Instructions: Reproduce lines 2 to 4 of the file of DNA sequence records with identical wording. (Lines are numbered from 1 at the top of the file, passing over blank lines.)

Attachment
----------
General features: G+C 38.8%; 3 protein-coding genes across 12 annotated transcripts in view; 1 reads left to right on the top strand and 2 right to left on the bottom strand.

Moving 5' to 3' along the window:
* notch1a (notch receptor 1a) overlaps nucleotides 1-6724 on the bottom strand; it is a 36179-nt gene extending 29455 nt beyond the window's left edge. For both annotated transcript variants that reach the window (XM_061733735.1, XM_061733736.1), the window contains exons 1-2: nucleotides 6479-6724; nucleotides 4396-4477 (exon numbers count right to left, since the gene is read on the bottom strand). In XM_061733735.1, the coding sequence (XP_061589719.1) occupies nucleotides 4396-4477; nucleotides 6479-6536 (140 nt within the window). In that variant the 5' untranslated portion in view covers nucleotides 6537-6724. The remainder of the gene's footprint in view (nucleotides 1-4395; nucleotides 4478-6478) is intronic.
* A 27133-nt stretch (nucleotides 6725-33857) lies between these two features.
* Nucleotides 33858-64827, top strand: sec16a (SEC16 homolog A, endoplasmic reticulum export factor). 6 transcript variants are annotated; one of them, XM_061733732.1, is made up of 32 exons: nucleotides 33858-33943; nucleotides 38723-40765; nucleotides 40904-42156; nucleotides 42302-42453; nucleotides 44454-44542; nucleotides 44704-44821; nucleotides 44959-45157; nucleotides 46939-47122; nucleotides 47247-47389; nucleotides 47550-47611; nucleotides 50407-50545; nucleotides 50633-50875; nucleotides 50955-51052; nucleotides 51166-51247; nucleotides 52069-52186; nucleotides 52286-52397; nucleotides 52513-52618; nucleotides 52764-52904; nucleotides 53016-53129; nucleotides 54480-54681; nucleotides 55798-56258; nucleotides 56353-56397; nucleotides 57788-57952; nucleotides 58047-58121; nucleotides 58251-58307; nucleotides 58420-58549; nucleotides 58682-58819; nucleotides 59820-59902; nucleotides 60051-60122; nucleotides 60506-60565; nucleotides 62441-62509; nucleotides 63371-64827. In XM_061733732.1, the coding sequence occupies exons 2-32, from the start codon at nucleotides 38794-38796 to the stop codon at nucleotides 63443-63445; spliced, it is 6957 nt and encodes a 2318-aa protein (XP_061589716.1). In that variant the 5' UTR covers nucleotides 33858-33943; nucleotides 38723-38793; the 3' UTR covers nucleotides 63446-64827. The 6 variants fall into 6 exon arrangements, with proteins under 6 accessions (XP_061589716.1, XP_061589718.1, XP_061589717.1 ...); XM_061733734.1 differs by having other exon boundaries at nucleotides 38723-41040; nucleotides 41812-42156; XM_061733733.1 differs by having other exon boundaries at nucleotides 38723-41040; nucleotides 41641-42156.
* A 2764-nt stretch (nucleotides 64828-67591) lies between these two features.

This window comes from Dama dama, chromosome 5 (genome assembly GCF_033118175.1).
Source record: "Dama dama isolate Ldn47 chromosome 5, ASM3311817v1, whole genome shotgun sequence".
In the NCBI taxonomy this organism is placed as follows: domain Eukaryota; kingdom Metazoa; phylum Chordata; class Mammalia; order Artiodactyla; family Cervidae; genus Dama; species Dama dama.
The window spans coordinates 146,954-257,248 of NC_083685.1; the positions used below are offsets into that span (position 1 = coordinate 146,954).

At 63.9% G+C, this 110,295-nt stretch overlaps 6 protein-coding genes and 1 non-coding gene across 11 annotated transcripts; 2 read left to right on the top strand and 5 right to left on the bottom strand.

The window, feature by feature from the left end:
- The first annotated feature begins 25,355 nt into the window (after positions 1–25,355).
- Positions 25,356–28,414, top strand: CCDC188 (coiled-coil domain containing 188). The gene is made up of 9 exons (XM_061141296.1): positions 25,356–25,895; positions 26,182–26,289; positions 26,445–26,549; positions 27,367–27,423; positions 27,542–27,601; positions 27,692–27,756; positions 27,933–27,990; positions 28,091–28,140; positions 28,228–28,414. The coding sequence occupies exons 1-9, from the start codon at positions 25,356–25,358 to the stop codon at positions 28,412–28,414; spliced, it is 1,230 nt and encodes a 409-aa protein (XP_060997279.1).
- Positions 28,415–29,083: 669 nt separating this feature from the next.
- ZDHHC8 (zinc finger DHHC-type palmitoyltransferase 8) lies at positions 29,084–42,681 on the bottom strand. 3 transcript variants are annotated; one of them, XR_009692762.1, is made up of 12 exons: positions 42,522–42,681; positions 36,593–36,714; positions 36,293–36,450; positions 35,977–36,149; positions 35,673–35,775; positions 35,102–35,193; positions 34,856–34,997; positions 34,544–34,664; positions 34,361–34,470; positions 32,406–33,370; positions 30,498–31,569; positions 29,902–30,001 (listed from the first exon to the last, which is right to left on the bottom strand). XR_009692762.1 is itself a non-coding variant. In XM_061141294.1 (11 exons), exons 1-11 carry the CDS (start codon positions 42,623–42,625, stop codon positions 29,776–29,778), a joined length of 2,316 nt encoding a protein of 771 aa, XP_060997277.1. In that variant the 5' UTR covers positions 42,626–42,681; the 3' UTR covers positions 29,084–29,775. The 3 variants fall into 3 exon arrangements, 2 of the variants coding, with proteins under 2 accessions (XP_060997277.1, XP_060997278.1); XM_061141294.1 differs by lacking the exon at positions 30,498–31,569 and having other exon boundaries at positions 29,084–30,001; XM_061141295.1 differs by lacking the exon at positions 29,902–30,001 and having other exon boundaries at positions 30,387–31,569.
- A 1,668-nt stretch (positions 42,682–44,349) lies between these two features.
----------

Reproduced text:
Moving 5' to 3' along the window:
* notch1a (notch receptor 1a) overlaps nucleotides 1-6724 on the bottom strand; it is a 36179-nt gene extending 29455 nt beyond the window's left edge. For both annotated transcript variants that reach the window (XM_061733735.1, XM_061733736.1), the window contains exons 1-2: nucleotides 6479-6724; nucleotides 4396-4477 (exon numbers count right to left, since the gene is read on the bottom strand). In XM_061733735.1, the coding sequence (XP_061589719.1) occupies nucleotides 4396-4477; nucleotides 6479-6536 (140 nt within the window). In that variant the 5' untranslated portion in view covers nucleotides 6537-6724. The remainder of the gene's footprint in view (nucleotides 1-4395; nucleotides 4478-6478) is intronic.
* A 27133-nt stretch (nucleotides 6725-33857) lies between these two features.